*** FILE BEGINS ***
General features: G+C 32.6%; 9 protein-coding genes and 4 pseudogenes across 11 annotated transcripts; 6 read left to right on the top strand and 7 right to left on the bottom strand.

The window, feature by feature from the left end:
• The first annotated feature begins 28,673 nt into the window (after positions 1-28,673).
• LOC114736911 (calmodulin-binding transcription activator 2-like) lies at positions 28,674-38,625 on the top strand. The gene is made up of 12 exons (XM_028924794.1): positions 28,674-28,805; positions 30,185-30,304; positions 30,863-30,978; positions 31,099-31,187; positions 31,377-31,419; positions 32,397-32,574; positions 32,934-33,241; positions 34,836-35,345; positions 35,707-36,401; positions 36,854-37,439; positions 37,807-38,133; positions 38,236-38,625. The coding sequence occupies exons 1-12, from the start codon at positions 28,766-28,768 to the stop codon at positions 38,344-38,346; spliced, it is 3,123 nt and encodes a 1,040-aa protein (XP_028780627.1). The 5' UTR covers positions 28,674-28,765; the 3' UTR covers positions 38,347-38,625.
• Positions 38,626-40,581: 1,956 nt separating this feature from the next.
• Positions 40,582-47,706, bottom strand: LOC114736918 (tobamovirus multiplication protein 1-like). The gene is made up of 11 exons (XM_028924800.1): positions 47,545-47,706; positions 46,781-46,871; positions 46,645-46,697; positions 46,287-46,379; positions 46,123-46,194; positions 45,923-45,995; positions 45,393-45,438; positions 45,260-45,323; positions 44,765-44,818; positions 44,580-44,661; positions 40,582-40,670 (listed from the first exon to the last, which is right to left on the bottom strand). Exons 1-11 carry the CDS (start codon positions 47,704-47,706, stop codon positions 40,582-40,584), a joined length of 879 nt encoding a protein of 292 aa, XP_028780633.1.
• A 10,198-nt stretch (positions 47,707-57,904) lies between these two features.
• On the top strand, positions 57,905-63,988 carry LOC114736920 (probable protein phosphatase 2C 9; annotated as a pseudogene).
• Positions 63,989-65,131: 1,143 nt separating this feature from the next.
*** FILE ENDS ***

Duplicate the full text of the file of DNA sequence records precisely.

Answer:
General features: G+C 32.6%; 9 protein-coding genes and 4 pseudogenes across 11 annotated transcripts; 6 read left to right on the top strand and 7 right to left on the bottom strand.

The window, feature by feature from the left end:
• The first annotated feature begins 28,673 nt into the window (after positions 1-28,673).
• LOC114736911 (calmodulin-binding transcription activator 2-like) lies at positions 28,674-38,625 on the top strand. The gene is made up of 12 exons (XM_028924794.1): positions 28,674-28,805; positions 30,185-30,304; positions 30,863-30,978; positions 31,099-31,187; positions 31,377-31,419; positions 32,397-32,574; positions 32,934-33,241; positions 34,836-35,345; positions 35,707-36,401; positions 36,854-37,439; positions 37,807-38,133; positions 38,236-38,625. The coding sequence occupies exons 1-12, from the start codon at positions 28,766-28,768 to the stop codon at positions 38,344-38,346; spliced, it is 3,123 nt and encodes a 1,040-aa protein (XP_028780627.1). The 5' UTR covers positions 28,674-28,765; the 3' UTR covers positions 38,347-38,625.
• Positions 38,626-40,581: 1,956 nt separating this feature from the next.
• Positions 40,582-47,706, bottom strand: LOC114736918 (tobamovirus multiplication protein 1-like). The gene is made up of 11 exons (XM_028924800.1): positions 47,545-47,706; positions 46,781-46,871; positions 46,645-46,697; positions 46,287-46,379; positions 46,123-46,194; positions 45,923-45,995; positions 45,393-45,438; positions 45,260-45,323; positions 44,765-44,818; positions 44,580-44,661; positions 40,582-40,670 (listed from the first exon to the last, which is right to left on the bottom strand). Exons 1-11 carry the CDS (start codon positions 47,704-47,706, stop codon positions 40,582-40,584), a joined length of 879 nt encoding a protein of 292 aa, XP_028780633.1.
• A 10,198-nt stretch (positions 47,707-57,904) lies between these two features.
• On the top strand, positions 57,905-63,988 carry LOC114736920 (probable protein phosphatase 2C 9; annotated as a pseudogene).
• Positions 63,989-65,131: 1,143 nt separating this feature from the next.